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Carte de Visite of Cattle Queen Lizzie Johnson


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478.     [PHOTOGRAPHY]. [WILLIAMS, ELIZABETH ELLEN JOHNSON (sitter)]. HILLYER, H[amilton] B[iscoe] (photographer). Seated portrait of Lizzie Johnson, hair in ringlets, light colored well-tailored Victorian dress with lace collar, one hand resting on the side of the chair, the other hand in her lap holding glove, dangling earrings. Carte de visite (albumen print mounted on cardstock with printed red border), below image in contemporary ink: "Bessie"; verso with imprint: H.B. Hillyer, photographer, Austin, Texas Image: 9.5 x 5.8 cm; card: 10.8 x 6.5 cm. Austin, n.d. [ca. 1870]. Very fine aside from a few inconsequential spots to blank margins of card, light scuffing and a couple of tiny scratches to image. Later pencil notation on verso identifying subject. A rare and beautiful image of a legendary Texas lady.

     Elizabeth (“Lizzie”) Ellen Johnson Williams (1840-1924) was a prominent businesswoman in the late 19th and early 20th centuries in Texas. She appears to be in her twenties or early thirties in this portrait. See Handbook of Texas Online: Elizabeth Ellen Johnson Williams.

     Evelyn King, Women on the Cattle Trail and in the Roundup (Brazos Corral of the Westerners, 1983), pp. 1 & 6-7, remarks:

Men usually laugh and women often smile if the idea of women on the cattle trail is mentioned. And in an article published in 1971 on “The Frontier Myth and Southwestern Literature,” the author noted that in the frontier legend, “cowgirls did not ride up the Chisholm Trail.” In reality, some did…. A Texas woman, not fictional, who went up the Chisholm Trail with her cattle, was Elizabeth (Lizzie) Johnson Williams….

Williams, a writer, schoolteacher, and sometimes bookkeeper…was reported to have made thousands of dollars writing magazine articles, newspaper accounts, and stories for Frank Leslie’s Magazine. She was secretive about her writing, however, and never revealed her nom de plume to her family or friends. When her brand was recorded in Travis County in 1871, Lizzie Johnson was twenty-eight years old and not yet married. It is believed that she may have entered the cattle business as early as 1866 when hundreds of “brush-poppers” were rounding up the unbranded longhorns of southwest Texas for sale in the northern markets. According to those who knew her, she was shrewd enough to have taken advantage of this opportunity….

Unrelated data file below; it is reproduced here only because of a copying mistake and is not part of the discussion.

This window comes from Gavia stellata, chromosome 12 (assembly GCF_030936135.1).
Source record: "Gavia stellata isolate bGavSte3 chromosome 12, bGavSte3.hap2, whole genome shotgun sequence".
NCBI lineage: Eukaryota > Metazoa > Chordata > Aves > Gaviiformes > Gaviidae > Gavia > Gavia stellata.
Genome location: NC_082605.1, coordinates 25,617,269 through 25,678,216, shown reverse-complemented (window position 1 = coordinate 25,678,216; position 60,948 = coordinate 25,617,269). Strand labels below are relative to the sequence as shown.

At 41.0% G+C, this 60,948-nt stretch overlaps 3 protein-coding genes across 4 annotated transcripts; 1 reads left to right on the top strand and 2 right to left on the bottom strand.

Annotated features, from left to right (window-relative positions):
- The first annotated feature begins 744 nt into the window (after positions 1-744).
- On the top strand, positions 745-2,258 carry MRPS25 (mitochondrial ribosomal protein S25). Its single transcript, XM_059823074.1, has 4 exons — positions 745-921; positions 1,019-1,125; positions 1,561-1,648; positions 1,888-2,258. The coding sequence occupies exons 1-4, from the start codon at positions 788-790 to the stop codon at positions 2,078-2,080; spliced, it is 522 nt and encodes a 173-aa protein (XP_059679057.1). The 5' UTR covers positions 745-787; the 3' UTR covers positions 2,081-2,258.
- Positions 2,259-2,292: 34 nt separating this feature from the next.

At the age of thirty-six, Lizzie married a preacher named Hezekiah G. Williams, and the two of them made several trips up the Chisholm Trail with their cattle between 1879 and 1889. Williams drank and was not a good business man, so Lizzie insisted that their businesses be run separately…. [They] traveled the Chisholm trail together, as husband and wife and as two independent cattlemen. They rode behind the herd and the chuck wagon in a sturdy buggy drawn by a team of strong horses. Although she was a great lover of silks and satins, Lizzie wore calicos and cottons with voluminous gathered skirts, many petticoats, a bonnet, and a grey shawl for the trip of the trail. Lizzie Johnson Williams was tall, stately and striking in appearance. When she and Hezekiah were in St. Louis for the winter, they stayed at the largest hotel, and she dressed in her luxurious silks, taffetas and velvets. She owned diamond and emerald jewelry valued than at about $10,000…. Lizzie Johnson Williams died at the age of eighty-one, having shown by her success that a women, given the same opportunity in time and place as men, had the same capability of building a financial empire from modest beginnings.

     Photographer Hamilton B. Hillyer (1835-1903) was based in Austin from about 1867 to 1887 and produced the earliest known stereo photographs of Austin in 1869. He was the official photographer for the state of Texas for many years, and also served as vice president of the National Photographic Association (Handbook of Texas Online: Hamilton Biscoe Hillyer).


Sold. Hammer: $1,000.00; Price Realized: $1,200.00

Auction 22 Abstracts

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